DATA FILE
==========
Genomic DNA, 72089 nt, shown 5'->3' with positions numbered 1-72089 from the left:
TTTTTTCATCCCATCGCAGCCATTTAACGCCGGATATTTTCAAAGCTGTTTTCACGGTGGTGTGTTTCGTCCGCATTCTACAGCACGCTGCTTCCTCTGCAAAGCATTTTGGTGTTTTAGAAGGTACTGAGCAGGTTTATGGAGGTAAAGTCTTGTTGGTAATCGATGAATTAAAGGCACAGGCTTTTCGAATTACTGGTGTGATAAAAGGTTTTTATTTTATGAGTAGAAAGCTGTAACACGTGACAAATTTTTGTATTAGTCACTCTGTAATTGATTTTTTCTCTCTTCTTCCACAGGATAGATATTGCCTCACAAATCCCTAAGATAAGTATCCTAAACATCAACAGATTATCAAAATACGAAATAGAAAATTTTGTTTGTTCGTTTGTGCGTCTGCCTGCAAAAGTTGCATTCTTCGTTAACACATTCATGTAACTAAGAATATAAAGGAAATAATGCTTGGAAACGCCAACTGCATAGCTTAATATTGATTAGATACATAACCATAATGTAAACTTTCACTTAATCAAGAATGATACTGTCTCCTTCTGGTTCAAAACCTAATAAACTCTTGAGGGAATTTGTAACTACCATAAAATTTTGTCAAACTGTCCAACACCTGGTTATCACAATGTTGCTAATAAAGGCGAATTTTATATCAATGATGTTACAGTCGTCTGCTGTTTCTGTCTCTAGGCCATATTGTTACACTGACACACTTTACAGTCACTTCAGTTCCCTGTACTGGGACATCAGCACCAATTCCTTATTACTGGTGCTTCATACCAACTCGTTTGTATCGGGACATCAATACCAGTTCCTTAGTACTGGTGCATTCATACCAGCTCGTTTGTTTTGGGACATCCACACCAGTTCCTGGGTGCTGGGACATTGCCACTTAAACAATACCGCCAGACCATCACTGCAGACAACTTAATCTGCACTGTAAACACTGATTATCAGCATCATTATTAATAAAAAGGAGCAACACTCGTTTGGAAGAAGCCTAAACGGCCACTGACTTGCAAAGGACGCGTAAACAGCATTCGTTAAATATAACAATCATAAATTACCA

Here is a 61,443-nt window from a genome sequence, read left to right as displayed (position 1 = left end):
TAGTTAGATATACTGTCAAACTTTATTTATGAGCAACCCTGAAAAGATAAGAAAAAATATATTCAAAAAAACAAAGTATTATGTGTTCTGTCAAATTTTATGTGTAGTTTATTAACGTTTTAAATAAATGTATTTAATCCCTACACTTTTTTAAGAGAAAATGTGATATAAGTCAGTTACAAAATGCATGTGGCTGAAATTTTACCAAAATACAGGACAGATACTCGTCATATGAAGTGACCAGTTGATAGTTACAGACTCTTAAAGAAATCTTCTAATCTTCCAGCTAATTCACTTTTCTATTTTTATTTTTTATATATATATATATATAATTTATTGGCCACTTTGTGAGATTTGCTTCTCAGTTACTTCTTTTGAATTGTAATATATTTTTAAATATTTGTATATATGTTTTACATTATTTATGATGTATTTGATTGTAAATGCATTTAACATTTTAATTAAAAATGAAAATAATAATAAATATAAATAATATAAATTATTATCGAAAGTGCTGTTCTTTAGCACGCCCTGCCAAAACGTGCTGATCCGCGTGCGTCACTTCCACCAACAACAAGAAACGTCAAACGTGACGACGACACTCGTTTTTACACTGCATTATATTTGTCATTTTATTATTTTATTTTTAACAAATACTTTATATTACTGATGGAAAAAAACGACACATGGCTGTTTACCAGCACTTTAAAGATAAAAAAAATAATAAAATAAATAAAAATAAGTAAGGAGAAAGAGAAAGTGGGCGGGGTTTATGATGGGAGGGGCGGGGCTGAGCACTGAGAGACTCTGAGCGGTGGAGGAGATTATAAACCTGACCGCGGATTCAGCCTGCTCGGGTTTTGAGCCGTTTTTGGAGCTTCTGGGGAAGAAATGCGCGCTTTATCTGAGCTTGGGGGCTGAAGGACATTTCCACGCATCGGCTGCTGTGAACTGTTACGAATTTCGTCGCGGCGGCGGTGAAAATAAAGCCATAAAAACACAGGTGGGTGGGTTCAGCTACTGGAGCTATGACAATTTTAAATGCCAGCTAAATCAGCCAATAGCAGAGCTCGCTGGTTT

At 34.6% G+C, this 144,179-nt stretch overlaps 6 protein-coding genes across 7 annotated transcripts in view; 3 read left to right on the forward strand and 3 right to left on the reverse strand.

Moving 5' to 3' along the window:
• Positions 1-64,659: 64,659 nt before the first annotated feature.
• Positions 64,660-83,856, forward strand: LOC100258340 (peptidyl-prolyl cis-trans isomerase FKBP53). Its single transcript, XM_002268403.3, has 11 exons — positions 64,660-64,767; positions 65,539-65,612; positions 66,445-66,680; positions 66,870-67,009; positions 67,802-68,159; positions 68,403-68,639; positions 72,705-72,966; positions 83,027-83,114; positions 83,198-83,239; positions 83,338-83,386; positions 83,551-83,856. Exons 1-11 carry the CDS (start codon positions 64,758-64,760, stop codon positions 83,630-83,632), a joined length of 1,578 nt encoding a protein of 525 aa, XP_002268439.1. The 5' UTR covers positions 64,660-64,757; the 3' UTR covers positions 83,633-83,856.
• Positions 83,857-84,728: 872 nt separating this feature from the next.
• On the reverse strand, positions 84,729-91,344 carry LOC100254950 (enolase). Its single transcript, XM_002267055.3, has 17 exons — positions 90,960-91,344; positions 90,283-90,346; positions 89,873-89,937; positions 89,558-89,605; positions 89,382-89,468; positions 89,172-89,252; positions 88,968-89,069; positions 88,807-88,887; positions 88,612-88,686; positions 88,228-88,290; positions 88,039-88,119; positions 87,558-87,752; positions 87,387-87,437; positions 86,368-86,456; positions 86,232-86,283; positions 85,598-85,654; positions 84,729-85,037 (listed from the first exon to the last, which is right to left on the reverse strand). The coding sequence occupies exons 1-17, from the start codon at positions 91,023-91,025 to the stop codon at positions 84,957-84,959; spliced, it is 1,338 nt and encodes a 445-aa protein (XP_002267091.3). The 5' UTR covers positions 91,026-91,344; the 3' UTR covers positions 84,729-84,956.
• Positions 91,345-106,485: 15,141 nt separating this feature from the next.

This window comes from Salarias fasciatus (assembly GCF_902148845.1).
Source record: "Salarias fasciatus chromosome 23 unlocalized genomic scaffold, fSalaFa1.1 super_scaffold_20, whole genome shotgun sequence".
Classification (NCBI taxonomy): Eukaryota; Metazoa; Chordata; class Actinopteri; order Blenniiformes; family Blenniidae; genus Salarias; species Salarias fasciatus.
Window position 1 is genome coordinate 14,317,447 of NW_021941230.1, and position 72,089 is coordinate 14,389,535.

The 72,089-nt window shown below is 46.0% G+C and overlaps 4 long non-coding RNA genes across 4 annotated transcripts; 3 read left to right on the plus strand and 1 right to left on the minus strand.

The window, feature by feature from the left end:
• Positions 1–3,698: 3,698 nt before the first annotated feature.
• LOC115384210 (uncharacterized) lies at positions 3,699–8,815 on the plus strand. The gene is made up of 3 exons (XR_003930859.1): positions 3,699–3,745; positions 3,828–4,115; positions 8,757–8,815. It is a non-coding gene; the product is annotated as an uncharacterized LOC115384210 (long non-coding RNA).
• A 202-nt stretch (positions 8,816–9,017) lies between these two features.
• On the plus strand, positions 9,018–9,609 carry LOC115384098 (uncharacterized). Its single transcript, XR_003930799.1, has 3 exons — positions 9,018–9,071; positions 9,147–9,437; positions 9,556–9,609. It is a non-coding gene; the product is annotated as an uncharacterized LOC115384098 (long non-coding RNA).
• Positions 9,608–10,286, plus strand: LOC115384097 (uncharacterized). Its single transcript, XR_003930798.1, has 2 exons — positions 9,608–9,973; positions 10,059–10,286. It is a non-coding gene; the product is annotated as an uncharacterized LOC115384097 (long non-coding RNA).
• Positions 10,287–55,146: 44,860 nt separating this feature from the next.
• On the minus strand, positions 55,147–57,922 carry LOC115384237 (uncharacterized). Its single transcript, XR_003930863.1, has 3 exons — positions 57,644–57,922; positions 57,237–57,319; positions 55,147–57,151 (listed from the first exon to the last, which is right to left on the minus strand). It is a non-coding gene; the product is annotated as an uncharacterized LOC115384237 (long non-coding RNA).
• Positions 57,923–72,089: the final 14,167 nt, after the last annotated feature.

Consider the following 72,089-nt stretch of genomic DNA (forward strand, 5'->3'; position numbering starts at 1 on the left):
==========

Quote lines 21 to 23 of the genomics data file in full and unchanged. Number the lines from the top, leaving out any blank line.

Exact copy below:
• On the plus strand, positions 9,018–9,609 carry LOC115384098 (uncharacterized). Its single transcript, XR_003930799.1, has 3 exons — positions 9,018–9,071; positions 9,147–9,437; positions 9,556–9,609. It is a non-coding gene; the product is annotated as an uncharacterized LOC115384098 (long non-coding RNA).
• Positions 9,608–10,286, plus strand: LOC115384097 (uncharacterized). Its single transcript, XR_003930798.1, has 2 exons — positions 9,608–9,973; positions 10,059–10,286. It is a non-coding gene; the product is annotated as an uncharacterized LOC115384097 (long non-coding RNA).
• Positions 10,287–55,146: 44,860 nt separating this feature from the next.